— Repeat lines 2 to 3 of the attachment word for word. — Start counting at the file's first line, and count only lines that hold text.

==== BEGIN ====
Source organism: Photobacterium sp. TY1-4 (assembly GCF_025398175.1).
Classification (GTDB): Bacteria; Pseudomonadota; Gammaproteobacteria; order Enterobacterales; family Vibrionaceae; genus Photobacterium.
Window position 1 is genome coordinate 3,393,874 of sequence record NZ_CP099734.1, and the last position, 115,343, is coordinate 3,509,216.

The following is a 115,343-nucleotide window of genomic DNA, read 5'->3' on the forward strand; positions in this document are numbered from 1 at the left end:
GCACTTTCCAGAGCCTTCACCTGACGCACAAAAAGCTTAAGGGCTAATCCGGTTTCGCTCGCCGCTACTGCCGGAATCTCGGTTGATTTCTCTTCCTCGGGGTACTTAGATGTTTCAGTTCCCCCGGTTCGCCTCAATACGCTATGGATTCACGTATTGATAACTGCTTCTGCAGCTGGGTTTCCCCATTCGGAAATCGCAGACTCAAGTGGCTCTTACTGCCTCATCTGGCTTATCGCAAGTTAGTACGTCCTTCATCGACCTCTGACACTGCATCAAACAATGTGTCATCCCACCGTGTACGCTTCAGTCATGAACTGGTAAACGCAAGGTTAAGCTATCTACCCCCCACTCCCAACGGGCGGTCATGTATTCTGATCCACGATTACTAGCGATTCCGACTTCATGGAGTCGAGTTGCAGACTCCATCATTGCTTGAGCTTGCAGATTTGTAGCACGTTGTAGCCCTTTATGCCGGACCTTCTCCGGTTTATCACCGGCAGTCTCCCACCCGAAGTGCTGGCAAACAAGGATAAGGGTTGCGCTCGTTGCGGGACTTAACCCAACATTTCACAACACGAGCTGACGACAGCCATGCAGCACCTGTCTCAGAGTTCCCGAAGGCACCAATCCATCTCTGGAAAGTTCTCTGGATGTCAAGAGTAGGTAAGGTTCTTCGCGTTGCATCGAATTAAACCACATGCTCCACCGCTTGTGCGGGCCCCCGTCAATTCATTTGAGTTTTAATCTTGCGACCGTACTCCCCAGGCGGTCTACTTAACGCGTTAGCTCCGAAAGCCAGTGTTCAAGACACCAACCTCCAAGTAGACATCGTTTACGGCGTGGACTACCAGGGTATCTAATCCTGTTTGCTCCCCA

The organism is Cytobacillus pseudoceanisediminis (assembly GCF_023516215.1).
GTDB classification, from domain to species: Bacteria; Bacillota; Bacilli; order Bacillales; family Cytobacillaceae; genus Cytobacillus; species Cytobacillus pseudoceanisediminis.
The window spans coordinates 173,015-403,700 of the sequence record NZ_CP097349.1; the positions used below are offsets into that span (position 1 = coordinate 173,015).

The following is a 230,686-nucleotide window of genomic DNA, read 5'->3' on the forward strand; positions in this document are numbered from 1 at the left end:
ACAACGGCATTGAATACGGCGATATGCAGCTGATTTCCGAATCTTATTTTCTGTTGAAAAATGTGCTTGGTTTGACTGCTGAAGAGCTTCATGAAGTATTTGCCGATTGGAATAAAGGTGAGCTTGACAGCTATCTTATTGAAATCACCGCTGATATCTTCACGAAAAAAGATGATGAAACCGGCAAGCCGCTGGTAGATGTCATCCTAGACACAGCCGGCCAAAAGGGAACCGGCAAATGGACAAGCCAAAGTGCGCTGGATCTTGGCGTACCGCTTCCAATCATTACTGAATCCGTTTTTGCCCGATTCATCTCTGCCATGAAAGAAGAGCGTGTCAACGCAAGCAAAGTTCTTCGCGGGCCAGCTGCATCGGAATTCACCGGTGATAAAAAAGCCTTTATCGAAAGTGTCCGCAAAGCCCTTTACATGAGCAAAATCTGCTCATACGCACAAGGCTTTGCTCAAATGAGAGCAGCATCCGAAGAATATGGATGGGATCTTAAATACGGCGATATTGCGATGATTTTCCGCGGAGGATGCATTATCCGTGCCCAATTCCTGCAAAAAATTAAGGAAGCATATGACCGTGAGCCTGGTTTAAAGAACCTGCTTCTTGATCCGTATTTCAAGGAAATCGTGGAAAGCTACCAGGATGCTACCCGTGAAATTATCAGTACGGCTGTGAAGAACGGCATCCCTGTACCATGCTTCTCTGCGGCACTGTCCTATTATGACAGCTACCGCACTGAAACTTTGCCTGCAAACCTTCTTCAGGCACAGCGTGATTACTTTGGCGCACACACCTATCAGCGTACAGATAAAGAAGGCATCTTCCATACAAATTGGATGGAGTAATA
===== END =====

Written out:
Classification (GTDB): Bacteria; Pseudomonadota; Gammaproteobacteria; order Enterobacterales; family Vibrionaceae; genus Photobacterium.
Window position 1 is genome coordinate 3,393,874 of sequence record NZ_CP099734.1, and the last position, 115,343, is coordinate 3,509,216.